by Joshua St. Hill
“In almost every sport, bigger happens to be better; having the highest amount of baskets or goals is what wins you the game. If only that were true with track and field.” said Coach Doug Bloor.
They say that life is short, and the only thing you can’t get back is time. With days rushing by, and when minutes seem like seconds, the number 1:57 is a big deal, especially if you’re seconds away from grasping it. Junior Aaron Vogeley runs the 800 meter race with a personal record of 2:08 minutes (that’s eleven seconds away from the school record). Some would argue that being a junior is an amazing amount of time to break the record, but for a runner who keeps time by the second, it’s such short amount of time.
In 2009, at the VMI High School classic Brian Huffman marked his name in the Mustangs’ record book when he ran the 800 meter race in 1:57 minutes, the fastest our school had ever seen. Now 7 years later, Vogeley is on the verge of breaking the Huffman record. Just at the last meet, he ran his first 400 meters of the 800 in 56 seconds, keeping that pace he’d be able to break the record and probably keep it for another several years. But in reality, it all takes time.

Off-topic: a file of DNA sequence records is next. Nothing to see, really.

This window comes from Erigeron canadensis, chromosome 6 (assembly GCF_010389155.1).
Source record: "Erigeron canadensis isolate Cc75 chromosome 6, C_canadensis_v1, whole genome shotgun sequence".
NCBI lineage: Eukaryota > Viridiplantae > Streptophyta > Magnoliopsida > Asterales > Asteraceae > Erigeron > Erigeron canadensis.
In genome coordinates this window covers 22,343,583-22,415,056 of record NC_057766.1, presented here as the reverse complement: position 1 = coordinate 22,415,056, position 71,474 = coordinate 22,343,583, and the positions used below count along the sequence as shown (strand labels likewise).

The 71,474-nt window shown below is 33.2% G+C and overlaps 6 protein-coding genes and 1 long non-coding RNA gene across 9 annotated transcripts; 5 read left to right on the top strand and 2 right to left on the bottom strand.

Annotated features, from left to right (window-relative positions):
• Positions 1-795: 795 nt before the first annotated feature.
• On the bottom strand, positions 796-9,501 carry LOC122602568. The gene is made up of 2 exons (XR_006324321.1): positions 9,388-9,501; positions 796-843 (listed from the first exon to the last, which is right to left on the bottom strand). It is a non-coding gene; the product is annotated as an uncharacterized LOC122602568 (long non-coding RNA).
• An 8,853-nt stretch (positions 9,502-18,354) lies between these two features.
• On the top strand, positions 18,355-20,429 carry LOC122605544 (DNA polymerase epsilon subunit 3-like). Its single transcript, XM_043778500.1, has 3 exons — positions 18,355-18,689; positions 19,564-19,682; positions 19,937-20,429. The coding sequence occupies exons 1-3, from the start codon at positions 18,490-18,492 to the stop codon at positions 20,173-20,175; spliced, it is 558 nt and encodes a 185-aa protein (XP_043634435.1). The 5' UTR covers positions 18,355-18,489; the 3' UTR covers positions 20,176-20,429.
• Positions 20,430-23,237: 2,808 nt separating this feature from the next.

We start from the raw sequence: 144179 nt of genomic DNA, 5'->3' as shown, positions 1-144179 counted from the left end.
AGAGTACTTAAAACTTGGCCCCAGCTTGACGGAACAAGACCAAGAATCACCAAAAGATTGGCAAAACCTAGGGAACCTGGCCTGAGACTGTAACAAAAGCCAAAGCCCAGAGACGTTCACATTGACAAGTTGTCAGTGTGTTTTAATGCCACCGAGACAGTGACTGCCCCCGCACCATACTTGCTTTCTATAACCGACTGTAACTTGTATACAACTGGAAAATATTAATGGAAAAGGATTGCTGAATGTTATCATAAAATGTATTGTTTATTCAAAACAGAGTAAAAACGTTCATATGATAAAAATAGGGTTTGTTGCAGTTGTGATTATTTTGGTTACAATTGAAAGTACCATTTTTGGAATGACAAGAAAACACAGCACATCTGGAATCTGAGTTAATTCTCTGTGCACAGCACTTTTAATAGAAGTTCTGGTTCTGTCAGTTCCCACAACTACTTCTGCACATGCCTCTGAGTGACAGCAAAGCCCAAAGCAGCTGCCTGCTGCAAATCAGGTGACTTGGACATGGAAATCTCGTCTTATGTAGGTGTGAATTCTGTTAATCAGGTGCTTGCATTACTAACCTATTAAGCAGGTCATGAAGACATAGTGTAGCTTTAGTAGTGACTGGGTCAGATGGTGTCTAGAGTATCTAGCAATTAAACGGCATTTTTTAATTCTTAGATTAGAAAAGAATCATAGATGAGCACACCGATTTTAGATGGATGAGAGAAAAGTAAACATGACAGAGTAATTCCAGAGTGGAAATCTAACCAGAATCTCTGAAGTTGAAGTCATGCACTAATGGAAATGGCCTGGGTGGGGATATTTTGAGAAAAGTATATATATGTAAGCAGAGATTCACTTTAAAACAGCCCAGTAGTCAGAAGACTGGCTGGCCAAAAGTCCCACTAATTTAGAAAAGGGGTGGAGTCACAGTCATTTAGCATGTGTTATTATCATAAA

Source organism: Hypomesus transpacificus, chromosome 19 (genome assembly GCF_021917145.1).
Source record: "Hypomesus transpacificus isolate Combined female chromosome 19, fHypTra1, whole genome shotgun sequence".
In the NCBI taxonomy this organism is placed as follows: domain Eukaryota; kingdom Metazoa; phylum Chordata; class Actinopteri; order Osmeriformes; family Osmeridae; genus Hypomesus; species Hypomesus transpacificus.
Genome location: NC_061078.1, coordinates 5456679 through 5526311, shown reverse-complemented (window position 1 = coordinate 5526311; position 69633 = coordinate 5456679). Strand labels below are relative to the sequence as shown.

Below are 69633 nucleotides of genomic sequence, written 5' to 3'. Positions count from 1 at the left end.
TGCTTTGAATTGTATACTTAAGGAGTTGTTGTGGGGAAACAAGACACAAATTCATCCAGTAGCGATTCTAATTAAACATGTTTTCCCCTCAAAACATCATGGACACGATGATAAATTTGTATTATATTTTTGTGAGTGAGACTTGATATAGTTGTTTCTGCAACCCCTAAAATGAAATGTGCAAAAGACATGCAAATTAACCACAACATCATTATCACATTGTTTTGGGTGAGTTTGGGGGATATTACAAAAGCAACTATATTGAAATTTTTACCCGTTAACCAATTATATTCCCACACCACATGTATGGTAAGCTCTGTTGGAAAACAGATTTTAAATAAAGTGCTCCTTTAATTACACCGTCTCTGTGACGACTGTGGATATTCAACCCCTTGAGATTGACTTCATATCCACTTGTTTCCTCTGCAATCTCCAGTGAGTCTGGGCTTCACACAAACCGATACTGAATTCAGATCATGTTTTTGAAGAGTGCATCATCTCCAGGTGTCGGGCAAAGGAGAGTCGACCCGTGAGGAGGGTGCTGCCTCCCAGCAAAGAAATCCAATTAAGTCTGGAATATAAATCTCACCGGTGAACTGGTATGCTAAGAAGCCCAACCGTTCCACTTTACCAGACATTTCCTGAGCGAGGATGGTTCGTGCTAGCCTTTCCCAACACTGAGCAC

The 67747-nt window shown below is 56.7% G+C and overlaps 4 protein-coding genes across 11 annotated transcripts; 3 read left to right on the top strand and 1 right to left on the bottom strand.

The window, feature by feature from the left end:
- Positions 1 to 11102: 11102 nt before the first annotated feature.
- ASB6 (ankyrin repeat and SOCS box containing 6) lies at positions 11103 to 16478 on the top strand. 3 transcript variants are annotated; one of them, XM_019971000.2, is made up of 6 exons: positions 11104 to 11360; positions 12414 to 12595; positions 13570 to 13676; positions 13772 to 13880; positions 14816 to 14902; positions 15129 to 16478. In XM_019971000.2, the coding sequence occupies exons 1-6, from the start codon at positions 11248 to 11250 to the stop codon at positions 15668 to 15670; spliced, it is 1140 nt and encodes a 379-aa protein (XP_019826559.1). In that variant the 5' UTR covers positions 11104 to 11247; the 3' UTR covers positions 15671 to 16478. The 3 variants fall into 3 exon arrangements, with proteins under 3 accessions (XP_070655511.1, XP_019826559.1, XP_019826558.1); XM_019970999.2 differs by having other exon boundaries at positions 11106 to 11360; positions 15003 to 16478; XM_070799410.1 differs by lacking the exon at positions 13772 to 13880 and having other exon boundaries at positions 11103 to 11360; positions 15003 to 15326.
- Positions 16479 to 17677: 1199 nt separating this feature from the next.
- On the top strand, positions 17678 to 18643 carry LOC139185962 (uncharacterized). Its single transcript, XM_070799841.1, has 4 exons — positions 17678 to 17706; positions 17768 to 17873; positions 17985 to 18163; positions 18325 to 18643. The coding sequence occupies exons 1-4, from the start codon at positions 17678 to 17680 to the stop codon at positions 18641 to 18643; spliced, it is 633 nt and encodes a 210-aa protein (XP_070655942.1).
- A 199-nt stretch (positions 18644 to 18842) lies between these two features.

Most people think running is simple, or that it revolves plainly around two words: fast and slow. Most runners actually laugh at that idea, because if that were the case then what’s the point of practice? Running would be just plain genetics, so you either naturally have it, or don’t. The fact is that track is just like every other sport, and it requires effort just like football or golf. The truth lies on the track field every day, where the team goes through hours of getting techniques down and strengthening themselves to their max. Especially Aaron, because cutting down elven seconds isn’t an easy feat.
Which actually brings us down to Monticello’s infamous field, where the workout today is pacing: 12×200 meter runs, back to back. Legs burning and face full of sweat, Aaron gives no complaints. He takes no breaks, but in fact, smiles and gives us his secret, “Eleven seconds, I have all the time in the world.”